Jumping Critique - The Horse Forum
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post #1 of 10 Old 09-19-2009, 03:31 PM Thread Starter
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Smile Jumping Critique

My horse Jasper has been jumping for a couple years, and I have with him since June. Any advice would be great, but please be nice
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post #2 of 10 Old 09-19-2009, 04:01 PM
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Shoulders back & bring your chest out more.And make sure your not too far out of the saddle.Besides that, great job!!!:)
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post #3 of 10 Old 09-19-2009, 04:46 PM Thread Starter
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Yea, I've been trying to work on that, where should I be in relationship to the saddle while I'm in two-point? I'm always afraid that if I'm too far back when I land I'll slam on his back. Thanks for your critique!
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post #4 of 10 Old 09-19-2009, 05:11 PM
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Youd be surprised how far back you acctualy should stay. If your infront or ontop of the pommel your in trouble! Your lower body should only go a litle further forward, its more huvering over the area where you would normaly sit to take your weight off the horse. While in the 2 point you should feel like if your horse were to buck or run out etc. you can be in sitting position instantly. Dont go into the land of no return!

Otherwise your doing great!
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post #5 of 10 Old 09-19-2009, 07:19 PM
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what i see is you lack a true solid foundation in your lower leg that is causing your leg to slide back and your upper body come forward. you are also jumping ahead and your horse seems to be lurching rather than rocking back and pushing over the jump.

first, i'd recommend some flat work w/o stirrups as well as in all two-point to strengthen your lower leg, deepen your seat, and help you be more secure in the tack. next, i'd work over small gymnastics no more than 2' high and at least 3 - 4 in a row set about 1 - 2 strides apart. if you don't have experience setting gymnastics, please get the help of a trainer! in doing the gymnastics, ride in two point the entire time and close your eyes (yes, really!) this way you can get the feel of moving with the horse without anticipating the jump and forcing your upper body up and out of the saddle too soon which is what you are doing now. the more you strengthen your lower leg, and wait for the jump to come to you, the better your position will be and the less you'll find your heel riding up, leg slipping back, and pinching with your knee. close your fingers on the reins and lower yourself into the tack more and let the horse jump for you.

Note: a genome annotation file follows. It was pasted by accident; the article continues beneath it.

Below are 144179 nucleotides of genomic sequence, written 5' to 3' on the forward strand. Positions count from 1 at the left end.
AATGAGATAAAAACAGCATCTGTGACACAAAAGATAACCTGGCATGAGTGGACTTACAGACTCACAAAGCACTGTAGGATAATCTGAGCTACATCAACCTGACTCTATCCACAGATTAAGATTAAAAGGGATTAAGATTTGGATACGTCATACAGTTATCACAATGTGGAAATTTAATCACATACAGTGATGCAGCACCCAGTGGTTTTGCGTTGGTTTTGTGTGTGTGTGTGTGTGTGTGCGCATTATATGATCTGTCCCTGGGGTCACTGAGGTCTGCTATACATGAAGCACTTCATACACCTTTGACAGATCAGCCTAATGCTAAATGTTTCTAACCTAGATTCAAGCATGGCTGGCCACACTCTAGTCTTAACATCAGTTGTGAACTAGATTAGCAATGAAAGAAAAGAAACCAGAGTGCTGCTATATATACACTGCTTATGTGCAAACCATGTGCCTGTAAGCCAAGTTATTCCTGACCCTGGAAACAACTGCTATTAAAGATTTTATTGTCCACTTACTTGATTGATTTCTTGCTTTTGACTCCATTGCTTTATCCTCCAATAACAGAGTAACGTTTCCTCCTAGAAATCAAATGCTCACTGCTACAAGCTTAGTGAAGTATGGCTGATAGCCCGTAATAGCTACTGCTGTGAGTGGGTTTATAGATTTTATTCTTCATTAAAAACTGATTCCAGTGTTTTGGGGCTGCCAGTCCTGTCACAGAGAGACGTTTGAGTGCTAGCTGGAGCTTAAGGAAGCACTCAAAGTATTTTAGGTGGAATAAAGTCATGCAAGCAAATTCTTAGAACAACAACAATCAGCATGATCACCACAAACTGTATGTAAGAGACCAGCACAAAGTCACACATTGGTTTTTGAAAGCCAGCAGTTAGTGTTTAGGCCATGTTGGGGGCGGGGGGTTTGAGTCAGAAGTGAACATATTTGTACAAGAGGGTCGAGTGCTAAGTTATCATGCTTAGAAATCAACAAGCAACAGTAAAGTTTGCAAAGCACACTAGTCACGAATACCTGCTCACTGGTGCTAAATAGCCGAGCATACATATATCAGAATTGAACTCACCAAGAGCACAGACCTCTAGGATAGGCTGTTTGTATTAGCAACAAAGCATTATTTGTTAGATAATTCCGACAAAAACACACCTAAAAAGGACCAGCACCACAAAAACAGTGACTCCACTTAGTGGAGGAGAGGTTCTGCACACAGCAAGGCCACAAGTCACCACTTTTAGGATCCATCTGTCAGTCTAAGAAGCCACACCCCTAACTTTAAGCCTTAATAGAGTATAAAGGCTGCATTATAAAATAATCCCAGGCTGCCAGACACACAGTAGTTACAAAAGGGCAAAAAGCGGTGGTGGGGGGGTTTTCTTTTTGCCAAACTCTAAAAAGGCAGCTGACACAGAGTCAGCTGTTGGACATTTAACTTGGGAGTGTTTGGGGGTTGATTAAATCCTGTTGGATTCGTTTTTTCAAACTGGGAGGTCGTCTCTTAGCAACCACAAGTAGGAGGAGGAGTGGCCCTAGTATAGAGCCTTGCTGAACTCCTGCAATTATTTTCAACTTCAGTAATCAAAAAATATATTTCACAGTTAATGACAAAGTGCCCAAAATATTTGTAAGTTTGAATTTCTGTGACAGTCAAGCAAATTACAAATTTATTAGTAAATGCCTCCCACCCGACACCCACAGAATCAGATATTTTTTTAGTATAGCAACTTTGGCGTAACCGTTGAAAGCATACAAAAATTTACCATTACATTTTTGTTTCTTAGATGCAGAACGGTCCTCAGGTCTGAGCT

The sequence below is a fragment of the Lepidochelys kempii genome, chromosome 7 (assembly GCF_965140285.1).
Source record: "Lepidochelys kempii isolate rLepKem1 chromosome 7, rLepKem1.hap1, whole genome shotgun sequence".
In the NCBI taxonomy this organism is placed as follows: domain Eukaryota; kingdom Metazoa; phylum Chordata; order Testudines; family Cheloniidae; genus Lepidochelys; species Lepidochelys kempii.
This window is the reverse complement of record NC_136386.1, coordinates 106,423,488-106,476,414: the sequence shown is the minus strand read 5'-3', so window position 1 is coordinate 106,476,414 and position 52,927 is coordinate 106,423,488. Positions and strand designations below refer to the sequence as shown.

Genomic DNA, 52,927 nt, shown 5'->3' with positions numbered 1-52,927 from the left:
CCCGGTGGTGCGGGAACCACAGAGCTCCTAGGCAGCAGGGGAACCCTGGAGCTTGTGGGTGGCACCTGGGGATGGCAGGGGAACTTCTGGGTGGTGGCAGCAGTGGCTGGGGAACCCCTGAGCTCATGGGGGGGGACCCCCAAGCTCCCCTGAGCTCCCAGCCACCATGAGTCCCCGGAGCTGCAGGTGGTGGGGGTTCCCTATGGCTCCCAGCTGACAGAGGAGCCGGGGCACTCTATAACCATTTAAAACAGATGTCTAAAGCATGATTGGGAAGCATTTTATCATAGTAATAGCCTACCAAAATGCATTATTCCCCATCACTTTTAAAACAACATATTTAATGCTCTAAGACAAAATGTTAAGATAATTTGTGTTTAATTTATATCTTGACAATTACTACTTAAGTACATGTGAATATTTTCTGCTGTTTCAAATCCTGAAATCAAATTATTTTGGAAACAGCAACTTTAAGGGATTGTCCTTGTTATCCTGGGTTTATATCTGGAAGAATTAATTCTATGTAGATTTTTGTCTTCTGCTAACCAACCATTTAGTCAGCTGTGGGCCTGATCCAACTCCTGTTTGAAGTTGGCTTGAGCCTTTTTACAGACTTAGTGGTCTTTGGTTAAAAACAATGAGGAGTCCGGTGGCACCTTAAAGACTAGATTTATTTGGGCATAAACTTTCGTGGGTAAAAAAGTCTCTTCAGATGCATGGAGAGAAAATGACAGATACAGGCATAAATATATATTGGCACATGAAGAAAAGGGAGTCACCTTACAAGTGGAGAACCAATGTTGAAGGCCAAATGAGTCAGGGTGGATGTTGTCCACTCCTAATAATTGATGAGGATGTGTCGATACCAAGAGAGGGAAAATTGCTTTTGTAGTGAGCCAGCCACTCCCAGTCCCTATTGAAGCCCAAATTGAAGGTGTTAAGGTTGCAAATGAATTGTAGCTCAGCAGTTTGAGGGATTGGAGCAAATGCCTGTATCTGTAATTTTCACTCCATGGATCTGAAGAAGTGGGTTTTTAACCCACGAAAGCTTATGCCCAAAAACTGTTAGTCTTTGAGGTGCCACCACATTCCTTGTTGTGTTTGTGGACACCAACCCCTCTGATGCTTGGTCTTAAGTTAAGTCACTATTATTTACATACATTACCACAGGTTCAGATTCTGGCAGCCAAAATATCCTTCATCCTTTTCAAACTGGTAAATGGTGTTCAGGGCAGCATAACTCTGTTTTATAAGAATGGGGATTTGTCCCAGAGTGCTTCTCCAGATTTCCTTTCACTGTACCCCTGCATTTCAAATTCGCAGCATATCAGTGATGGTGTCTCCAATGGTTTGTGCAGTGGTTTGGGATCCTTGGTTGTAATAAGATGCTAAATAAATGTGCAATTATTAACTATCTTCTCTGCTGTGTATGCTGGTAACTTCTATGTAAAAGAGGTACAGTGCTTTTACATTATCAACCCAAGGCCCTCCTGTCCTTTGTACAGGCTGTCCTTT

in addition to helping your position, it will also help with your horse's drapey front end and sloppy take off spots, forcing him to also relax and balance and engage his hind end more - yes, even over jumps as small as 2'.

good luck!

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post #6 of 10 Old 09-20-2009, 10:11 PM Thread Starter
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Thanks so much. I actually have done gymnastics before, at my last lesson, but I don't feel totally comfortable doing them without a trainer there to assist me. I was definetly tense that becasue Jasper was being a little racey (since school has started I don't get to get out that opten :( ) Thank you for your advice
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post #7 of 10 Old 09-21-2009, 11:03 PM
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try to get down further but still stay tall.

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post #8 of 10 Old 09-21-2009, 11:06 PM
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No critique here, but your horse is stunning! He is huge!

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post #9 of 10 Old 09-22-2009, 01:23 PM
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CJ has some great advice. I would add that as far as how far out of the saddle you should be is a misnomer. You don't want to be OUT of the saddle you want to be LIGHT in the saddle. You want to fold with your hips as your horse comes up into the jump. You don't want to actually lift yourself out of the saddle into two point, let the horse put you where you should be. I would also suggest adding a ground pole about a half-stride to a full stride before the jump. Make your horse bounce the pole so he's collected and you're ready for the jump. It will improve both your jumping immensely and definitely do as many gymnastics as possible with and without stirrups! Also, a good flatwork drill is to work on slowing and speeding up within gaits especially at the canter and trot, it helps you learn to regulate strides so you can find the perfect distances!
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post #10 of 10 Old 09-24-2009, 05:22 PM Thread Starter
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Thanks Nittany, I'll definetly try using the gound pole
Thanks everyone!

No critique here, but your horse is stunning! He is huge!
haha, he is huge. He's about 16.2 (16.1 on registration) and I need a 54" girth for english saddles, and he's not that overweight according to the vet ??? haha, I love him
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